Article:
News & Story Ideas
While the world turned its back on Syria for years, a quarter of a million people, including tens of thousands of children, died in the fighting. More than 13.5 million people, about 60 percent of the Syrian population, have been displaced and need humanitarian help now. Katherine Davies tells how ordinary people around the world can help through www.message4peace.com.
Many Syrians despite being forced from their homes amid terrible violence and great fear and insecurity do not in fact leave the country. Those that do flee Syria typically don't have a choice and then stay within the region. Many Syrian refugees are educated professionals who want to return home, despite the devastation, not resettle in other nations. iguacu's Syrian researcher Sinan al-Hawat has closely followed the crisis from the start and can shed much light on the refugee crisis.
The 5-year-old Syrian war has “toxic consequences for the rest of the world,” Katherine says. In addition to causing massive misery for the Syrian people, the war has created a safe haven in Syria that allows Islamic State militants to spread terrorism globally. With President Obama’s warning of the grave danger of nuclear arms falling into their hands, every person has an interest in helping to end the war. Katherine explains what we can each do.
Securing peace in Syria removes a potent breeding ground for terrorism and will help to restore international stability. Katherine shares research from the expert-led global philanthropic advisory service iguacu (pronounced igwah-soo, www.weareiguacu.com) on what people worldwide can do to help in Syria and other countries, including Iraq and Afghanistan. iguacu focuses on countries where there is large scale humanitarian need.
Syrian refugees were not part of the terrorist attacks that have taken place in Brussels and Paris, yet fear of terrorism has led to a backlash against providing a safe haven for the refugees in the United States and the European Union. Katherine discusses why the global terrorism threat is not from refugees, but from extremists who have a safe haven in Syria due to chaos created by war.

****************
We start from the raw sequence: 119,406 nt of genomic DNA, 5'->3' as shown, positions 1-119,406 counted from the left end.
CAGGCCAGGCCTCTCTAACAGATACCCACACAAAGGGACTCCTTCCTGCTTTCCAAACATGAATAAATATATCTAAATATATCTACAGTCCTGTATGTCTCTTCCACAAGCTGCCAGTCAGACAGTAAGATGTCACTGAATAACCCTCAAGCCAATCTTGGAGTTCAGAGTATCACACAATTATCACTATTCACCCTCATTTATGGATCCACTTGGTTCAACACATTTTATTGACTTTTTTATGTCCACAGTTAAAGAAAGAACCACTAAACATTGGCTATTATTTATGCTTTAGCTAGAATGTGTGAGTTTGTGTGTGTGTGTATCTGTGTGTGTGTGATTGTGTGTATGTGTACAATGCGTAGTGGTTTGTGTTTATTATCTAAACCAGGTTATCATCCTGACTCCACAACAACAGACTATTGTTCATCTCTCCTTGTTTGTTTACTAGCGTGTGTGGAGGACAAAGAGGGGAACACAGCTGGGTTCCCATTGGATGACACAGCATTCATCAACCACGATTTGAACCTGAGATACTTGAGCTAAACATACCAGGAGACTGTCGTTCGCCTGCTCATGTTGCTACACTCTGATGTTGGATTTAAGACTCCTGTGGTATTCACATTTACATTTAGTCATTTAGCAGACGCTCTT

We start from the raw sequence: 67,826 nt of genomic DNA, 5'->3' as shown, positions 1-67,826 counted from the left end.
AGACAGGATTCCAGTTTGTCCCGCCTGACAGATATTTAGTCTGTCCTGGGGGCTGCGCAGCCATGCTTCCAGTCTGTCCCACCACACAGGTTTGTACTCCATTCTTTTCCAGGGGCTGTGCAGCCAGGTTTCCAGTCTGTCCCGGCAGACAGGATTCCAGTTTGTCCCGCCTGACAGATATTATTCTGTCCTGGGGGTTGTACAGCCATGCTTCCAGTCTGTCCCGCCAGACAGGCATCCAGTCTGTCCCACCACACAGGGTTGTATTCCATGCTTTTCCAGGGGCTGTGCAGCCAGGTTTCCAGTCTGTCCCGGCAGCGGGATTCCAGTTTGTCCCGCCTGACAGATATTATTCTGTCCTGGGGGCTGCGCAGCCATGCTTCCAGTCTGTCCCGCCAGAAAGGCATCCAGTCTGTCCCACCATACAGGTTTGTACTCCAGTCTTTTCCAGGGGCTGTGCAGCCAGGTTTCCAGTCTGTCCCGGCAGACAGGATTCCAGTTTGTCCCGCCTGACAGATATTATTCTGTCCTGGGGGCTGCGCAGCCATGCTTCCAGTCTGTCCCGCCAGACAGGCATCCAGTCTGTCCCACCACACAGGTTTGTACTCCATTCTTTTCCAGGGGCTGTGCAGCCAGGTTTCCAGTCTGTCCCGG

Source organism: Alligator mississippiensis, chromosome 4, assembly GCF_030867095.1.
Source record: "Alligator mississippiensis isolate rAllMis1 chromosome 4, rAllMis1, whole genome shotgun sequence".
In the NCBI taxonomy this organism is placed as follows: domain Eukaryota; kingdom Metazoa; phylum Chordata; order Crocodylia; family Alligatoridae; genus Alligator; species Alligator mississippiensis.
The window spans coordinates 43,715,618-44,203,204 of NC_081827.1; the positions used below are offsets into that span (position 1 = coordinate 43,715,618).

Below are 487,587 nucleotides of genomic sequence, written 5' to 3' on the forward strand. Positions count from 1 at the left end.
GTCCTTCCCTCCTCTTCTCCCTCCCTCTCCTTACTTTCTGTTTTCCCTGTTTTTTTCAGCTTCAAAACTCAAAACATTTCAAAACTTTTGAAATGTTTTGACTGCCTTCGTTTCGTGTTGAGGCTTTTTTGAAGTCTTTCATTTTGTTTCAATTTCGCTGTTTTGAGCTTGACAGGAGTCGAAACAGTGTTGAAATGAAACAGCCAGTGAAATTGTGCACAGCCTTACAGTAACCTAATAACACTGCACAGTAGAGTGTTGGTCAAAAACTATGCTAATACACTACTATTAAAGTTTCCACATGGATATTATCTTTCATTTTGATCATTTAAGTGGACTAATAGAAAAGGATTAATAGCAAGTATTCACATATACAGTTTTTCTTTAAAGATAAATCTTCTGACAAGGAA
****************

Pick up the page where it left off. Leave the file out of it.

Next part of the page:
Frustrated by news reports that nothing could bring an end to the Syrian war, Katherine decided to walk more than 600 miles across Europe from London to Geneva. She shares the positive responses she has gotten from people along the way plus a few unexpected adventures.
Katherine explains the seven ways people can post their messages for peace, including sharing them at www.message4peace.com, tweeting it or posting it publicly on Facebook or Instagram with their #message4peace, sending it via snail mail and even a “Facebook nomination” with three friends and a selfie.
Katherine shares some of the heartfelt messages from people across Europe and around the world and why they are important for the Syrian people who have often felt abandoned by the world.
Iguacu has produced a new short video that highlights how ordinary people around the world have come together to change history, both during the digital age and before the Internet. Katherine explains how we can all make a difference now to help end the bloodshed in Syria and provide hope for refugees and other victims.